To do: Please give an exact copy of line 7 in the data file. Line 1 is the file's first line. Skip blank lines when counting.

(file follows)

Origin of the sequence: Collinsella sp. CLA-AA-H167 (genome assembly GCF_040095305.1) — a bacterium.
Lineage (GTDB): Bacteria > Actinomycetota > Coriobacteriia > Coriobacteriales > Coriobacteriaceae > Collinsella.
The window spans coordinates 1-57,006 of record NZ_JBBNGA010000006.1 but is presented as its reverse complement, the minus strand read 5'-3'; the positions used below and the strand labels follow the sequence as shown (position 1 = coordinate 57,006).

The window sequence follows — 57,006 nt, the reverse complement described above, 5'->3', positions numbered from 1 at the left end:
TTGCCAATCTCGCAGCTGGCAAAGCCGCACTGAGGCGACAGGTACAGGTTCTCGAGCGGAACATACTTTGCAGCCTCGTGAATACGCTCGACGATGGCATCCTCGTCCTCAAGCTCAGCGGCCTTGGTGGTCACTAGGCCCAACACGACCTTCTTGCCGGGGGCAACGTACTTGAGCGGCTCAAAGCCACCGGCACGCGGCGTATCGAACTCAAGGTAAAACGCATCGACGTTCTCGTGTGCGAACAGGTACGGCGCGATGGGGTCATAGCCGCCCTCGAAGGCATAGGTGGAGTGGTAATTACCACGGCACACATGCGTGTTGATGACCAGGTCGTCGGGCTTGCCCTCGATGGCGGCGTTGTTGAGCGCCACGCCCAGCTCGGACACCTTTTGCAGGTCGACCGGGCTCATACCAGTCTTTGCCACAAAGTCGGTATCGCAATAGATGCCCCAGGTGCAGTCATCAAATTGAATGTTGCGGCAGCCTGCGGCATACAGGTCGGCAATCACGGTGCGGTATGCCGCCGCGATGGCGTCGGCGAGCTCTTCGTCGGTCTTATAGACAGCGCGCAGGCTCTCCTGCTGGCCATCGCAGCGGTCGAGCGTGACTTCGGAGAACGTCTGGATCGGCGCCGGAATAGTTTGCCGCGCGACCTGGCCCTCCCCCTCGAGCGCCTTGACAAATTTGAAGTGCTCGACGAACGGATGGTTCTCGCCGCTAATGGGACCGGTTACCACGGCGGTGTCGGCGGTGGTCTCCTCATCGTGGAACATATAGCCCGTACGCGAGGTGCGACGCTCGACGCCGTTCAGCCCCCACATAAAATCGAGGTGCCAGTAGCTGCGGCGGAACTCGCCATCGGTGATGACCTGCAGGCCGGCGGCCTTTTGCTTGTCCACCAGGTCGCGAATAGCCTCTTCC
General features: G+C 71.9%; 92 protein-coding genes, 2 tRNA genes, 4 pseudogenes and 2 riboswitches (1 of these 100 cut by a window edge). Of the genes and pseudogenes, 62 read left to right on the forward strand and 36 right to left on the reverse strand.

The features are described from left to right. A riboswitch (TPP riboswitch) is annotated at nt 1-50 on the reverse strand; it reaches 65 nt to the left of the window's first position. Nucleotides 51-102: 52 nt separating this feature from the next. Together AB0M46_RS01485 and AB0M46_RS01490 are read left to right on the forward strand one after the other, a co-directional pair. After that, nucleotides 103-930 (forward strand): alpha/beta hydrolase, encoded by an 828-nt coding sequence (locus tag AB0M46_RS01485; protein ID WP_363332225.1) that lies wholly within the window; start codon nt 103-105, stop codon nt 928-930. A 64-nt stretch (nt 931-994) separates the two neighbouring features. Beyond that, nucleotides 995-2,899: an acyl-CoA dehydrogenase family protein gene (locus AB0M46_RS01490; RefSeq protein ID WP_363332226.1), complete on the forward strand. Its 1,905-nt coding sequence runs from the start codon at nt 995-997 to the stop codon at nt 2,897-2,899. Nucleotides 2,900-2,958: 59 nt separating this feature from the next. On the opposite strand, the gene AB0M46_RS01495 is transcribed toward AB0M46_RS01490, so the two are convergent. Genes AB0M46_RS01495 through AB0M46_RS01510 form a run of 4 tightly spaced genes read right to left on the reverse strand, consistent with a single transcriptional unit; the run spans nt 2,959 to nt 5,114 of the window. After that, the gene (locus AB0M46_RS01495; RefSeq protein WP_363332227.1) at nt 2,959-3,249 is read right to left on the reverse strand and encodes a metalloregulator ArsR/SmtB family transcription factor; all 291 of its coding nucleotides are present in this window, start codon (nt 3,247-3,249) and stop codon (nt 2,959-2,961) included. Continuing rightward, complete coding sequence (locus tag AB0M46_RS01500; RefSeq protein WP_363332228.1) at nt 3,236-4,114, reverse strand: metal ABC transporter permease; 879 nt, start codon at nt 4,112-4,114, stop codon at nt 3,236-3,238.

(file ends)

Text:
The features are described from left to right. A riboswitch (TPP riboswitch) is annotated at nt 1-50 on the reverse strand; it reaches 65 nt to the left of the window's first position. Nucleotides 51-102: 52 nt separating this feature from the next. Together AB0M46_RS01485 and AB0M46_RS01490 are read left to right on the forward strand one after the other, a co-directional pair. After that, nucleotides 103-930 (forward strand): alpha/beta hydrolase, encoded by an 828-nt coding sequence (locus tag AB0M46_RS01485; protein ID WP_363332225.1) that lies wholly within the window; start codon nt 103-105, stop codon nt 928-930. A 64-nt stretch (nt 931-994) separates the two neighbouring features. Beyond that, nucleotides 995-2,899: an acyl-CoA dehydrogenase family protein gene (locus AB0M46_RS01490; RefSeq protein ID WP_363332226.1), complete on the forward strand. Its 1,905-nt coding sequence runs from the start codon at nt 995-997 to the stop codon at nt 2,897-2,899. Nucleotides 2,900-2,958: 59 nt separating this feature from the next. On the opposite strand, the gene AB0M46_RS01495 is transcribed toward AB0M46_RS01490, so the two are convergent. Genes AB0M46_RS01495 through AB0M46_RS01510 form a run of 4 tightly spaced genes read right to left on the reverse strand, consistent with a single transcriptional unit; the run spans nt 2,959 to nt 5,114 of the window. After that, the gene (locus AB0M46_RS01495; RefSeq protein WP_363332227.1) at nt 2,959-3,249 is read right to left on the reverse strand and encodes a metalloregulator ArsR/SmtB family transcription factor; all 291 of its coding nucleotides are present in this window, start codon (nt 3,247-3,249) and stop codon (nt 2,959-2,961) included. Continuing rightward, complete coding sequence (locus tag AB0M46_RS01500; RefSeq protein WP_363332228.1) at nt 3,236-4,114, reverse strand: metal ABC transporter permease; 879 nt, start codon at nt 4,112-4,114, stop codon at nt 3,236-3,238.